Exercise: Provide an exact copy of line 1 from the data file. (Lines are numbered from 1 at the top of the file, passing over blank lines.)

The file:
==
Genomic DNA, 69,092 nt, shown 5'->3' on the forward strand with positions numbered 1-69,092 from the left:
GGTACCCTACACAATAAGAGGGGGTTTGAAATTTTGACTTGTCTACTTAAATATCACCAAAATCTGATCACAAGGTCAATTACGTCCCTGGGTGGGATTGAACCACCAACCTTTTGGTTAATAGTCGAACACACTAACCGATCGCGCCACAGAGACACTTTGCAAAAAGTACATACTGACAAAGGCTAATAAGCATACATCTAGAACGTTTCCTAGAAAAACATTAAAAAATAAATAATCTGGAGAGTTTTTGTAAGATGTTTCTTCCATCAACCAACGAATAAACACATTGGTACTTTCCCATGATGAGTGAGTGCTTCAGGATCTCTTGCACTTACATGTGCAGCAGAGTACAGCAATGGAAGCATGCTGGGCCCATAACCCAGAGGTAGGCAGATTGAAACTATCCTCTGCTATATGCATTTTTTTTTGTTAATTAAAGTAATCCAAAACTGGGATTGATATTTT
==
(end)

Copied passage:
Genomic DNA, 69,092 nt, shown 5'->3' on the forward strand with positions numbered 1-69,092 from the left: